Ever since I got mono about 10 years ago I've been tired a lot and still getting sick easily. I sleep probably about 10-12 hours a night but I usually still feel tired. I do wake up a lot when I'm sleeping though. I have been diagnosed with ulcerative colitis and depression but these symptoms of tiredness have never really gone away even when I'm happier and not having major digestive symptoms. It does seem to get worse when I'm stressed though.
I feel lightheaded a lot and I have low blood pressure and low pulse rate, but I guess not to the extent that my doctor thinks they are a problem. I do just barely meet the qualifications for hypotension and bradycardia (low pulse). I sometimes feel better when I eat something salty but then I wonder if that's in just in my head.
I have always had irregular periods and I have somewhat excessive facial hair growth that has gotten worse in the past few years.
More recently I've noticed that I almost always have a feeling of pressure in my head. It feels better when I rub it or press on it but usually just temporarily better.
I've talked with doctors about this in the past and they have basically no idea but it has been a few years so I can't say for sure what tests they have done. I am already being treated for my ulcerative colitis and my depression.
Hirsutism is defined as the excessive hair growth in an androgen dependent pattern where hair growth in women is usually minimal or absent (eg: face, chest, and areolaeas) as a result of increased androgen production, increased skin sensitivity to androgens, or both.
From this list, chronic fatigue, hypotension, bradycardia and depression are listed symptoms of hypothyroidism.
Hashimoto's thyroiditis (autoimmune thyroid disease) is the most common cause of hypothyroidism in the western world. This can be shown with elevated levels of antibodies - Thyroid Peroxidase antibody (TPOAb) and/or Thyroglobulin antibody (TgAb). However 10 - 20% with Hashimoto’s thyroiditis do not have high levels of thyroid antibodies. An ultrasound or FNA biopsy can confirm a suspected diagnosis.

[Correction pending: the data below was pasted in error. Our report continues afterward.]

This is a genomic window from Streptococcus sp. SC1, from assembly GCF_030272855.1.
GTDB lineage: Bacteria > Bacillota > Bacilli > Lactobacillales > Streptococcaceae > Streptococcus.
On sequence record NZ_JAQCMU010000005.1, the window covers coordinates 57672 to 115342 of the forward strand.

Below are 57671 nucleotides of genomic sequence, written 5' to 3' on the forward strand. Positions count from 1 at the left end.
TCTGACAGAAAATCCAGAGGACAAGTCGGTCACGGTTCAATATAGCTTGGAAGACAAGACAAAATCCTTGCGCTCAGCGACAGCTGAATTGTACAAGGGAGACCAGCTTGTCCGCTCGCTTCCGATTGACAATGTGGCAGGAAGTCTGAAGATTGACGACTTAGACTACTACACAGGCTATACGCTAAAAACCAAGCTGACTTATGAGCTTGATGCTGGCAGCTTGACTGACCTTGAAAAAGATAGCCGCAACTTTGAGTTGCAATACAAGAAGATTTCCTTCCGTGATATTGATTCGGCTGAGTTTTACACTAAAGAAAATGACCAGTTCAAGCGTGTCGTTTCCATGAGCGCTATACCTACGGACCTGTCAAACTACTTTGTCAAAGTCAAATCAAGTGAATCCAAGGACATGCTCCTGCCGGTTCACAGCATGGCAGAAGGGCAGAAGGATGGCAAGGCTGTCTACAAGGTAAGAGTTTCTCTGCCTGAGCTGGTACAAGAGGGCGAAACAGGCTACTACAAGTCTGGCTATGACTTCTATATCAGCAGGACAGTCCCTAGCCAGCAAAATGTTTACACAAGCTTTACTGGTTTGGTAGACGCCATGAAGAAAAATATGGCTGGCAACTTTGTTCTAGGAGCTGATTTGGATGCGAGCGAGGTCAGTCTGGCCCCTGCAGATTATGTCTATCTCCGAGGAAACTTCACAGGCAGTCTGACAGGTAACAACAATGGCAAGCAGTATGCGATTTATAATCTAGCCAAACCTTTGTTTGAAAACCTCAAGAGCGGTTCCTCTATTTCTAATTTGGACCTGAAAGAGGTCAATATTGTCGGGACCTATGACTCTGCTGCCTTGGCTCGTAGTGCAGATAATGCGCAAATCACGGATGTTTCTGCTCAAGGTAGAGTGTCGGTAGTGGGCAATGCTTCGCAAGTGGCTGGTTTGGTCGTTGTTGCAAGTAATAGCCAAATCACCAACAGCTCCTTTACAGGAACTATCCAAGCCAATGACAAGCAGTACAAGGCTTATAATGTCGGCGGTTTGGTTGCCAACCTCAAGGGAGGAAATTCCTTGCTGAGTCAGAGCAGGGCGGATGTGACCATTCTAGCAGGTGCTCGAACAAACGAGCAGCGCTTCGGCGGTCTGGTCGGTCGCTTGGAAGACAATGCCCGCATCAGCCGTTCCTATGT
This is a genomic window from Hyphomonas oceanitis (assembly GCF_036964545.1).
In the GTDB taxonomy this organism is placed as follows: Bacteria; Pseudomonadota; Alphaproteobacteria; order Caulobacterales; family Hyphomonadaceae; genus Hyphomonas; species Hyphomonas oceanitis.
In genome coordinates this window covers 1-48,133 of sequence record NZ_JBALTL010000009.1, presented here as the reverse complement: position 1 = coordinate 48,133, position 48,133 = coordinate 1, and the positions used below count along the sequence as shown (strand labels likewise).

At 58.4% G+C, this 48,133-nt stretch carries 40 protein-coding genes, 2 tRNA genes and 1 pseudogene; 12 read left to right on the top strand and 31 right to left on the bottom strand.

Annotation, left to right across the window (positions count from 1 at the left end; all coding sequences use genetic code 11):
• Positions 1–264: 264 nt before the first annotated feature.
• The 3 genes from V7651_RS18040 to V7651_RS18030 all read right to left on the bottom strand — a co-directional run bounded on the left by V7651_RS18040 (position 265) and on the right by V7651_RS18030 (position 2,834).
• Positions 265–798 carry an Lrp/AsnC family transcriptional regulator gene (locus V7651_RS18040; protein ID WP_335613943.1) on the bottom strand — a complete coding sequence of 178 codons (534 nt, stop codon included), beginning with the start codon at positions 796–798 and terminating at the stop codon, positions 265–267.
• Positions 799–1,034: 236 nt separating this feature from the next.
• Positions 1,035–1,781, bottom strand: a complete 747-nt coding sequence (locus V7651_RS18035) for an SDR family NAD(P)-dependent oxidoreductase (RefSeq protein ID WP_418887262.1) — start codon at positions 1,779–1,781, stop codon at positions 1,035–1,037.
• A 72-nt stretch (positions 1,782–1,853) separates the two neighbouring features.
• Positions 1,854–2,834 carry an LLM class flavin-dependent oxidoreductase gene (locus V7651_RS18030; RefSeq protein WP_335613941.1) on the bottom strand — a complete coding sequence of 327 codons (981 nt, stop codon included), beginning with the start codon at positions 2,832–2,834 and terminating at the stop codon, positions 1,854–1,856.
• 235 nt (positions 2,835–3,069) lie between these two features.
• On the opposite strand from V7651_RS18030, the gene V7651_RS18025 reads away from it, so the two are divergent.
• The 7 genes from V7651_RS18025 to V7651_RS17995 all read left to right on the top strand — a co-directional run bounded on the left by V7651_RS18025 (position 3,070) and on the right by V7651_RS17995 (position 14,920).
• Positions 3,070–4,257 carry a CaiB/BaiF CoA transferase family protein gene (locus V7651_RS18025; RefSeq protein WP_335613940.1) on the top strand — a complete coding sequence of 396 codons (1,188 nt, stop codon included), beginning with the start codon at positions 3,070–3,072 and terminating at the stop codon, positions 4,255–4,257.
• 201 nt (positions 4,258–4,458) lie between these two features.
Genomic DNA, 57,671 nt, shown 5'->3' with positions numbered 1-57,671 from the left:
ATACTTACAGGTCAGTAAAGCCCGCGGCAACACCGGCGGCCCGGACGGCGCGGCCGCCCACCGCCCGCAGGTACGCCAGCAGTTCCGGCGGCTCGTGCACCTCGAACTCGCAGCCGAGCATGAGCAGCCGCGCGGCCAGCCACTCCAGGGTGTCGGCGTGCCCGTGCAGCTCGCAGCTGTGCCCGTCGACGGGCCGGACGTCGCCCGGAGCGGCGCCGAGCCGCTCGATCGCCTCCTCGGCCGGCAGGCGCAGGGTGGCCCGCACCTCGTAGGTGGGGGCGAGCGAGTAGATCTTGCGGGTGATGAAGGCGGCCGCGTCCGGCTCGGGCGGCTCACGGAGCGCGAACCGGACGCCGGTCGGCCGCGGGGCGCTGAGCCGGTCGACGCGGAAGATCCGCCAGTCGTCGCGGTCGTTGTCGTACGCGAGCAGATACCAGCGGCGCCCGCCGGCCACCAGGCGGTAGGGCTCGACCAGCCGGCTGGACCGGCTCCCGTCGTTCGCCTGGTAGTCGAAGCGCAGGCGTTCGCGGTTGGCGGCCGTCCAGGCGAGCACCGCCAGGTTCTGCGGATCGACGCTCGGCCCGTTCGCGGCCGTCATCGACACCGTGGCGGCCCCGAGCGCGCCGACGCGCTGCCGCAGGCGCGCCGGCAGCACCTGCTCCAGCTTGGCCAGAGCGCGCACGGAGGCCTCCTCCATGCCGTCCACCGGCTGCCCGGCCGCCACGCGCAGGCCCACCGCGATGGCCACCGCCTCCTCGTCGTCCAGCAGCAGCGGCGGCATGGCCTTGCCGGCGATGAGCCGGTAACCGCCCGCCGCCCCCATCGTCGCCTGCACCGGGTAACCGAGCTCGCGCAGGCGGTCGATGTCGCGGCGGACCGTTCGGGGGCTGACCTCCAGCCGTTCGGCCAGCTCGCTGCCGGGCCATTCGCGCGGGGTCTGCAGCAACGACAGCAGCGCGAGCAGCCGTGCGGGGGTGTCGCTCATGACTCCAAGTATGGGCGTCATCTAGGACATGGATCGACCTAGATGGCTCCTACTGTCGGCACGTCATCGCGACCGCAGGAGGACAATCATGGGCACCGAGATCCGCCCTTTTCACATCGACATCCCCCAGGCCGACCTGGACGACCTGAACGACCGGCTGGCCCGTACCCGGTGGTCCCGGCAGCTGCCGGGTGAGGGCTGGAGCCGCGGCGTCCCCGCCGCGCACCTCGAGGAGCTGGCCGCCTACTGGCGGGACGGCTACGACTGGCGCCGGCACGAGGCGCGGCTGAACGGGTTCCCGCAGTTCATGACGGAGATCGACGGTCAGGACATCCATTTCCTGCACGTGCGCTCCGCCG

The following info is from the book "The Everything Guide To Thyroid Disease" by Theodore C. Friedman, MD, PhD and Winnie Yu Scherer:
"Although the majority of people with Hashimoto's will not develop any other disorders, it's important to know what some of these autoimmune conditions are in case you do start to experience symptoms. Keep in mind, too, that you may be more likely to develop Hashimoto's if you have one of these other conditions.
The major types of Inflammatory Bowel Disease are Crohn's disease and ulcerative colitis.
The following is an except from Hindawi - Epstein-Barr Virus as a Trigger of Autoimmune Liver Diseases...
"Several viruses have been considered to be triggers of autoimmunity and overt autoimmune disease [1–6]. Amongst those, Epstein-Barr virus (EBV), which is the cause of infectious mononucleosis, is unique in a sense as it has been implicated in the induction of multiple autoimmune diseases [7, 8].
Copyright 1994-2018MedHelp.All rights reserved. MedHelp is a division of Vitals Consumer Services, LLC.
The Content on this Site is presented in a summary fashion, and is intended to be used for educational and entertainment purposes only. It is not intended to be and should not be interpreted as medical advice or a diagnosis of any health or fitness problem, condition or disease; or a recommendation for a specific test, doctor, care provider, procedure, treatment plan, product, or course of action. MedHelp is not a medical or healthcare provider and your use of this Site does not create a doctor / patient relationship. We disclaim all responsibility for the professional qualifications and licensing of, and services provided by, any physician or other health providers posting on or otherwise referred to on this Site and/or any Third Party Site. Never disregard the medical advice of your physician or health professional, or delay in seeking such advice, because of something you read on this Site. We offer this Site AS IS and without any warranties. By using this Site you agree to the following Terms and Conditions. If you think you may have a medical emergency, call your physician or 911 immediately.